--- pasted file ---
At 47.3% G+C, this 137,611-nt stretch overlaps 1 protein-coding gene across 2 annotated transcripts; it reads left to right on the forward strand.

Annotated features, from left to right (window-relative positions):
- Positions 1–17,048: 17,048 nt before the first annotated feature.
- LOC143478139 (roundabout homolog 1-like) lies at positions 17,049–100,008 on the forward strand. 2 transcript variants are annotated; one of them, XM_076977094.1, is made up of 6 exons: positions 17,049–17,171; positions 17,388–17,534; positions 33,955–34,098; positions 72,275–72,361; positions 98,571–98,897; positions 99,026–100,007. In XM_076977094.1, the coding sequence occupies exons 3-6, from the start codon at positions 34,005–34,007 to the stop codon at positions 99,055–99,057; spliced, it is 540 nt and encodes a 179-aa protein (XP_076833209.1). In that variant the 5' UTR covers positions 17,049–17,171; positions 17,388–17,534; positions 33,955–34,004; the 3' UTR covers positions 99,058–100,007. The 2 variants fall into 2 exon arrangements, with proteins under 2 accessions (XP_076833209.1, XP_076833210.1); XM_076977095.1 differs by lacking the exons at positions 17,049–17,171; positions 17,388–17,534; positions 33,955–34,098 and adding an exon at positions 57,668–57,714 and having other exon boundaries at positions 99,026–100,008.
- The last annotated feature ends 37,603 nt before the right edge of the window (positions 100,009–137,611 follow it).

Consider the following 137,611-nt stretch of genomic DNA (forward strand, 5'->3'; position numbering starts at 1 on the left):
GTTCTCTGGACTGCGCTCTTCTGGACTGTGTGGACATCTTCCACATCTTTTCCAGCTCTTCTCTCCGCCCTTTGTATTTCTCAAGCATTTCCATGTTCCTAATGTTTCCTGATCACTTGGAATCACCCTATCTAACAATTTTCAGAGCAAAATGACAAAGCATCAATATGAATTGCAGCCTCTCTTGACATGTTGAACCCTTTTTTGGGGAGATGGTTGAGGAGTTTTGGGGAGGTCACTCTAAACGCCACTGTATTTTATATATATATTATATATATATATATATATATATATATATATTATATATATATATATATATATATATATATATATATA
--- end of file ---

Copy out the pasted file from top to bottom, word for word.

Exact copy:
At 47.3% G+C, this 137,611-nt stretch overlaps 1 protein-coding gene across 2 annotated transcripts; it reads left to right on the forward strand.

Annotated features, from left to right (window-relative positions):
- Positions 1–17,048: 17,048 nt before the first annotated feature.
- LOC143478139 (roundabout homolog 1-like) lies at positions 17,049–100,008 on the forward strand. 2 transcript variants are annotated; one of them, XM_076977094.1, is made up of 6 exons: positions 17,049–17,171; positions 17,388–17,534; positions 33,955–34,098; positions 72,275–72,361; positions 98,571–98,897; positions 99,026–100,007. In XM_076977094.1, the coding sequence occupies exons 3-6, from the start codon at positions 34,005–34,007 to the stop codon at positions 99,055–99,057; spliced, it is 540 nt and encodes a 179-aa protein (XP_076833209.1). In that variant the 5' UTR covers positions 17,049–17,171; positions 17,388–17,534; positions 33,955–34,004; the 3' UTR covers positions 99,058–100,007. The 2 variants fall into 2 exon arrangements, with proteins under 2 accessions (XP_076833209.1, XP_076833210.1); XM_076977095.1 differs by lacking the exons at positions 17,049–17,171; positions 17,388–17,534; positions 33,955–34,098 and adding an exon at positions 57,668–57,714 and having other exon boundaries at positions 99,026–100,008.
- The last annotated feature ends 37,603 nt before the right edge of the window (positions 100,009–137,611 follow it).

Consider the following 137,611-nt stretch of genomic DNA (forward strand, 5'->3'; position numbering starts at 1 on the left):
GTTCTCTGGACTGCGCTCTTCTGGACTGTGTGGACATCTTCCACATCTTTTCCAGCTCTTCTCTCCGCCCTTTGTATTTCTCAAGCATTTCCATGTTCCTAATGTTTCCTGATCACTTGGAATCACCCTATCTAACAATTTTCAGAGCAAAATGACAAAGCATCAATATGAATTGCAGCCTCTCTTGACATGTTGAACCCTTTTTTGGGGAGATGGTTGAGGAGTTTTGGGGAGGTCACTCTAAACGCCACTGTATTTTATATATATATTATATATATATATATATATATATATATATATTATATATATATATATATATATATATATATATATATA